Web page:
Ishara S. Kodikara/AFP/Getty Images
Sri Lankan Hindus receive blessings from a priest holding an oil lamp during the Maha Shivaratri festival at a temple in Colombo on March 10, 2013.
Sri Lankan Hindus receive blessings from a priest holding an oil lamp during the Maha Shivaratri festival at a temple in Colombo on March 10, 2013. Ishara S. Kodikara/AFP/Getty Images
It was a short comment stuck in the middle of a 13-second item in a 10 a.m. hourly newscast. The editor said the purpose was to give a break to the intensive coverage of the search for a new Roman Catholic pope, who had not yet been selected, by giving attention to another of the world's great religions, Hinduism.
Many Hindus, however, were neither appreciative nor amused.
"The biggest annual religious event in Nepal is underway," intoned anchor Paul Brown. "A stream of pilgrims passes by naked ascetics puffing on cannabis pipes. The Shivaratri festival brings an estimated one million Hindus to an ancient Kathmandu temple each year."
By placing so much emphasis on the naked ascetics smoking dope, one assumes that this is a central part of the festival. It is not. The ascetics and the marijuana are a small sideshow, according to the letter writers, the Hindu American Foundation and online research done by intern Kiran Alvi.
"As an American Hindu, I found your story this morning on Shivaratri unspeakably offensive," wrote Terence Coe of Stamford, Conn. "Shivaratri is one of the most sacred events of the year for Hindus who worship the Lord in the form of Shiva, and is marked by prayer, fasting, and celebration of the Lord's glories. Your dismissal of it as a bunch of people gathering to watch naked men get stoned is so foul that I have no words for it."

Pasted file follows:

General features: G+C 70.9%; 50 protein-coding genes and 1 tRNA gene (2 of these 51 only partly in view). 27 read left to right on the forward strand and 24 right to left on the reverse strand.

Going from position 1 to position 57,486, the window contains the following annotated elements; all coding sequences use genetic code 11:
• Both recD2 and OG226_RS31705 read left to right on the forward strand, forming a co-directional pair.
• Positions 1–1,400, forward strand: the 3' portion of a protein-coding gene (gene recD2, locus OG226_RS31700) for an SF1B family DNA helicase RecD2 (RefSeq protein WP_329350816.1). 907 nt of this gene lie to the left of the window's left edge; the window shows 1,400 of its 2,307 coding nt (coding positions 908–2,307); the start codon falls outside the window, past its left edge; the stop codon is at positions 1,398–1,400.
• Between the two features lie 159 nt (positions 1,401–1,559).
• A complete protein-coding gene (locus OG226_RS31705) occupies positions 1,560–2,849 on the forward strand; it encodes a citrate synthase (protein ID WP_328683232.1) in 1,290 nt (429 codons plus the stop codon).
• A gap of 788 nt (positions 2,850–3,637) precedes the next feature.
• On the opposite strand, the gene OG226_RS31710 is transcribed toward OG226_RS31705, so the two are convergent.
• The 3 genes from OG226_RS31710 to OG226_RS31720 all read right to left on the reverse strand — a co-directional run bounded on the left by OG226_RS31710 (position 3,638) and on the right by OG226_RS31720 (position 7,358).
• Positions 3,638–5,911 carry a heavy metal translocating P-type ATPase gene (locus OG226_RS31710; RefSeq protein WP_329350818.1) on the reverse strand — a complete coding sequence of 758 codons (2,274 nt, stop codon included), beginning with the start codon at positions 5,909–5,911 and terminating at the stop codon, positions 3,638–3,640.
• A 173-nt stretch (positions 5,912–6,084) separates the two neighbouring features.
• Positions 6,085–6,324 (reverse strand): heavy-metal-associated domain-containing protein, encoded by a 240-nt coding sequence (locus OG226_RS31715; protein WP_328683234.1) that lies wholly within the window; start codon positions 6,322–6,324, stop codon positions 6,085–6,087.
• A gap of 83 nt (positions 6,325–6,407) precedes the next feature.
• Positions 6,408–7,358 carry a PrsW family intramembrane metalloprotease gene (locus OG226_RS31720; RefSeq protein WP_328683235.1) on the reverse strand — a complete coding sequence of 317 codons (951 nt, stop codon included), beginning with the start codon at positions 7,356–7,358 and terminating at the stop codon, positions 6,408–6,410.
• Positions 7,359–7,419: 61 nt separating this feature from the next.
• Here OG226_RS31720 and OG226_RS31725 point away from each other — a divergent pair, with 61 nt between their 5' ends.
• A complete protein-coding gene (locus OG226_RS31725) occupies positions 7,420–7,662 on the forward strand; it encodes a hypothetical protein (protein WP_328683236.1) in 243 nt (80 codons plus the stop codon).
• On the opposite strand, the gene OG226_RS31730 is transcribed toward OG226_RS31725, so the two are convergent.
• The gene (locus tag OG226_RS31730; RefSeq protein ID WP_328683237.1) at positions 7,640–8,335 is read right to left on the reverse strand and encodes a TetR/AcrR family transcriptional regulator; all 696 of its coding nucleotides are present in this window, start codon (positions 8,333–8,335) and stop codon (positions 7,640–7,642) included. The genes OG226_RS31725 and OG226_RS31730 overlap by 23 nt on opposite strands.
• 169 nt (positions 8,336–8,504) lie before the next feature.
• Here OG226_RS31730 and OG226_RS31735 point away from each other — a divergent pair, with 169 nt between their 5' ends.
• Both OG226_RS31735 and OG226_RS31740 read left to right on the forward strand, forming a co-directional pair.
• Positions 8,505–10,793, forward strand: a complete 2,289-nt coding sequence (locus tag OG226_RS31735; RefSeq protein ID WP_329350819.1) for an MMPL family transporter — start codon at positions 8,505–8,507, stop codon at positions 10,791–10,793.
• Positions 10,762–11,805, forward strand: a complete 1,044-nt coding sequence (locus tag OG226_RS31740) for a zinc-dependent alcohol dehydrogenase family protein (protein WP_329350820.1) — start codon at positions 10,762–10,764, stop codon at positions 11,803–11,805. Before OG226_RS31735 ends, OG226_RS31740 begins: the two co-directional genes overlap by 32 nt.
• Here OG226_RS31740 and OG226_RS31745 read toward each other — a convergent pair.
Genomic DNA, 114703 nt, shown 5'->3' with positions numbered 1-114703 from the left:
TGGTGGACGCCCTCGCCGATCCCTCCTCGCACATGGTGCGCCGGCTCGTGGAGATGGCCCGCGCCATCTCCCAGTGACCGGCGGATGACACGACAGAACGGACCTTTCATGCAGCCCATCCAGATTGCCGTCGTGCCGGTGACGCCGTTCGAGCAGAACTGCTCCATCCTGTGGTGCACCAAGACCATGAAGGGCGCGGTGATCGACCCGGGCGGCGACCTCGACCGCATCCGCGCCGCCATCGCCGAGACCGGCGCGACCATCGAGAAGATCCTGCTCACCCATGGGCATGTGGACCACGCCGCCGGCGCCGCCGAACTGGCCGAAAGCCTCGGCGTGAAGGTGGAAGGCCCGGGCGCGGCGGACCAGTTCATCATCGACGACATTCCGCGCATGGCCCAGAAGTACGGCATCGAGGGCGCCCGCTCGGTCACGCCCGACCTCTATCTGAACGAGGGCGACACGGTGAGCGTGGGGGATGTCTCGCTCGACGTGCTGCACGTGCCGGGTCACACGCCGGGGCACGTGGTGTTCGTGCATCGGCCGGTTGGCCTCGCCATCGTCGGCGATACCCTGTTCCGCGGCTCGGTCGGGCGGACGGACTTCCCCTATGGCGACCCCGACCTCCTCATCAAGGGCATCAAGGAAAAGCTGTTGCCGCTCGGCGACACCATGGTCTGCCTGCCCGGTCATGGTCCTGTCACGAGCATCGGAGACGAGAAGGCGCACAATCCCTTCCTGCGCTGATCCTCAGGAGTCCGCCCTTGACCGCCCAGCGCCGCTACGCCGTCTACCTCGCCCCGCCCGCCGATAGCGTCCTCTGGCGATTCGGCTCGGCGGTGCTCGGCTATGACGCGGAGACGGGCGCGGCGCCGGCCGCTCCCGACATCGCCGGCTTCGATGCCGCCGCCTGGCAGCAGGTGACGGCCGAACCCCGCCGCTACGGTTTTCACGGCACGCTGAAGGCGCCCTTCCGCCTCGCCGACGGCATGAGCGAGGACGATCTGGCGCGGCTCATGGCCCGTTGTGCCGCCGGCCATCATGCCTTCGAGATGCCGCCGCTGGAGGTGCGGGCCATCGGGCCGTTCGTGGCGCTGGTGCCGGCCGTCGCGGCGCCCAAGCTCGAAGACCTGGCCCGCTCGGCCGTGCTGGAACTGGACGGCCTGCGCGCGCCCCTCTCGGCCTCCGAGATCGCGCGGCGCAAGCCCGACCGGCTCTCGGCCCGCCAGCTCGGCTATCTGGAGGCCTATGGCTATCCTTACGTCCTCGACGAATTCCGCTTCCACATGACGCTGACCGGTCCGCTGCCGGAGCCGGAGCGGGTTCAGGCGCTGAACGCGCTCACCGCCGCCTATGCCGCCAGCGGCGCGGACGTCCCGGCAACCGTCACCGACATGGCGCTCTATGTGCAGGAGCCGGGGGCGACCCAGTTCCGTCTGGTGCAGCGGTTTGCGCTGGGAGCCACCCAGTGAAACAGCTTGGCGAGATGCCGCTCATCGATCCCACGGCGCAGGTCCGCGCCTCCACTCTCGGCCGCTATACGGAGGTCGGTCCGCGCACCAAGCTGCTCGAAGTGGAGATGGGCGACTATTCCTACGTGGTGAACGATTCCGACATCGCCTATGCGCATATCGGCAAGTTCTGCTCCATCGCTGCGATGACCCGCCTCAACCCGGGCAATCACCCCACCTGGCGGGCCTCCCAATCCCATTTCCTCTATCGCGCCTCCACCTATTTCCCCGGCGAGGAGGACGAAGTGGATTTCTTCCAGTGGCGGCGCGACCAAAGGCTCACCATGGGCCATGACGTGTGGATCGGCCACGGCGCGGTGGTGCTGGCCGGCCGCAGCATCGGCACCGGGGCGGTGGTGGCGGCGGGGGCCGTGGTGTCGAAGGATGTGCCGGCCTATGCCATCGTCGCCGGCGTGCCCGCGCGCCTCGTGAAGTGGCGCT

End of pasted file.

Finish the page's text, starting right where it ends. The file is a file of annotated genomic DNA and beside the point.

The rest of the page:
Hindus, who make up the world's third largest religion, celebrate Maha Shivaratri, one of the religion's holiest days, in February or March, depending on the community. They celebrate it everywhere, and not just in Nepal.
According to Jay Kansara, associate director of the Hindu American Foundation in Washington, D.C., observers keep fasts; gather at temples; practice yoga and meditation; and hold night-long vigils, chanting sacred texts and offering prayers.
He said that the story "trivializes" the tradition and was "sensationalist journalism."
I took the complaints to the executive producer of newscasts, Robert Garcia, who responded:
I've talked to our anchor, Paul Brown. First of all, we apologize to anyone who took offense from the story because our intention was quite the opposite. We have been doing so much coverage of the Papal conclave that Paul wanted to remind our audience there are other major religions out there and that some of them are celebrating and honoring significant dates on their calendars.
In describing one small aspect of the Hindu observation of Shivaratri, we did not mean to imply that was the extent of the rituals or in any way, cast aspersions on those who practice the religion. It was, in fact, an effort to share with the listening audience the diversity of religious expression in our world. We regret and are rather shocked that our effort in that regard was so hurtful to some, but I completely understand the sensitivities involved. We certainly never meant to be disrespectful to practitioners of one of the largest religious faiths on the planet.
For what it's worth, Paul was so intrigued by the events in Nepal that he posted some incredible, beautiful photos from the Shivaratri observance on his Facebook page to which he received many positive responses from friends and colleagues who were learning of it for the first time.
In other words, a mistake was made. As the number of Hindus expands in the United States and India grows as a global power, we who are not Hindus will surely be learning more about a religion that for most Americans remains exotic, whatever it is that a handful of Nepalese ascetics do.
Intern Kiran Alvi contributed to this post.